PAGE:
Ukrainian President Petro Poroshenko said he signed a law to terminate the Russian-Ukrainian Friendship Treaty, with the law set to step into effect on April 1, 2019.
"Ukrainian law No.206 'On the termination of the Treaty on Friendship, Cooperation and Partnership Between Ukraine and the Russian Federation' has been signed," Poroshenko wrote on his official Twitter account.
Ukraine's parliament voted not to prolong the treaty last week, with 277 of 450 lawmakers supporting the decision. Poroshenko submitted the bill to parliament last Monday. Kiev sent sent Moscow a letter indicating it did not plan to renew the treaty in September.
The Russian-Ukrainian Friendship Treaty is one of the most important agreements among the several hundred treaties signed between the two countries following the collapse of the Soviet Union in 1991. It promotes the principle of strategic partnership, forbids the countries from declaring war on one another, and recognizes the principle of respect for territorial integrity. Furthermore, the treaty established protections for the citizens of Ukraine in Russia and vice-versa in accordance with the principles of international law.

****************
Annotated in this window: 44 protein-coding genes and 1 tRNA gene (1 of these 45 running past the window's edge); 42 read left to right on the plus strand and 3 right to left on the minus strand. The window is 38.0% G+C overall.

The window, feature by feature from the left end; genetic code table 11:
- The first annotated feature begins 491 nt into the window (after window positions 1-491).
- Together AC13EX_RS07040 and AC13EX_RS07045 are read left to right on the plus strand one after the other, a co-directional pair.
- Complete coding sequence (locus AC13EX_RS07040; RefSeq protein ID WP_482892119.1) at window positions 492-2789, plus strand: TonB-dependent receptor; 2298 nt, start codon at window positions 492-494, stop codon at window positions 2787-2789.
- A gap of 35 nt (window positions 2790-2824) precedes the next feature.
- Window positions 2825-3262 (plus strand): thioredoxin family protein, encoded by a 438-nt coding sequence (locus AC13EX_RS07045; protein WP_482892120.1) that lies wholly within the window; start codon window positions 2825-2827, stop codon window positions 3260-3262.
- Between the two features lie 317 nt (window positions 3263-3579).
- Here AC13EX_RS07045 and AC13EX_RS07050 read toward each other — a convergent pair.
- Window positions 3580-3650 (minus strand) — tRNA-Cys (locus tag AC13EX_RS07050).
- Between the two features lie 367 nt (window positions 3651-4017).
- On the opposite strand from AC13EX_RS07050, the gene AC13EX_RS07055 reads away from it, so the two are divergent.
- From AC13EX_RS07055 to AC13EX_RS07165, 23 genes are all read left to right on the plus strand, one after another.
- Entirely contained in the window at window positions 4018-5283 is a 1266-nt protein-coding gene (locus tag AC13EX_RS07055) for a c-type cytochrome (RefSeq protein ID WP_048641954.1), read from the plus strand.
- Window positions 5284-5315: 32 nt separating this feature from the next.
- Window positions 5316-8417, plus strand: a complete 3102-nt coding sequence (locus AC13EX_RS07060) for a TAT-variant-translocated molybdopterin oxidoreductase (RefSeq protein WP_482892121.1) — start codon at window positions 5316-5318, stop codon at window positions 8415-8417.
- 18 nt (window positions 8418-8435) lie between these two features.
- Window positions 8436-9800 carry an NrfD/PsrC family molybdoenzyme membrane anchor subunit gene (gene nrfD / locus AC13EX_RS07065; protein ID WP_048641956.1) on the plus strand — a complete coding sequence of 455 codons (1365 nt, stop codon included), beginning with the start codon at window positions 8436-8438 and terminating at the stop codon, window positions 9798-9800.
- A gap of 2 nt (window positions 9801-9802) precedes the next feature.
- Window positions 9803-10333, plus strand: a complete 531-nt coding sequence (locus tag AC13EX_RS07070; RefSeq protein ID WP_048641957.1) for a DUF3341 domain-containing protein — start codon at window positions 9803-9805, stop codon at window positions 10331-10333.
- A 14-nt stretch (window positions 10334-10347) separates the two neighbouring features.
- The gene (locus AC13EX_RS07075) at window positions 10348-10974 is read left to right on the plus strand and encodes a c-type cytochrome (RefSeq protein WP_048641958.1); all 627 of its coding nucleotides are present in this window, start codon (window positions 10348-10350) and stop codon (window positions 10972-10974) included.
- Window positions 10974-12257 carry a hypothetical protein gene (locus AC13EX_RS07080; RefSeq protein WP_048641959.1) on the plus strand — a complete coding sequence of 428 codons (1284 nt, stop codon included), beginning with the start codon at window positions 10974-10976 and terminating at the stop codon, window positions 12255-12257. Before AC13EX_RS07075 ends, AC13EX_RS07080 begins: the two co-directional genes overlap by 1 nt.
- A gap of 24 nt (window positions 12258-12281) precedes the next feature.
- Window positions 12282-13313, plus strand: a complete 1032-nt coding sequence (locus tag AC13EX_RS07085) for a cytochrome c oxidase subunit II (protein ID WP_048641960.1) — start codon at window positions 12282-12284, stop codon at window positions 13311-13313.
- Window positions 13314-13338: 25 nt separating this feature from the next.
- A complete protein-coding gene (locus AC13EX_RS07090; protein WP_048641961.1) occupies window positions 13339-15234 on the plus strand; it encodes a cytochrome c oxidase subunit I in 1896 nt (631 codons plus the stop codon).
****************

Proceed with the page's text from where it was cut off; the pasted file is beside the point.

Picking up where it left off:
Generally warm relations between Russia and Ukraine suffered a severe downturn in early 2014, after a Western-backed coup d'etat in Kiev overthrew the country's unpopular but democratically elected president. The unrest prompted the population of majority ethnic-Russian Crimea to vote to secede from Ukraine and rejoin the Russian Federation, sixty years after Soviet leader Nikita Khrushchev transferred the peninsula to Ukraine. In April 2014, residents of eastern Ukraine attempted to organize their own referendums on secession or autonomy, prompting Kiev to send the military to the regions to crush the unrest. Ukrainian authorities accused Moscow of direct military involvement in the Donbass conflict, a charge Russian authorities flatly dismissed for lack of evidence.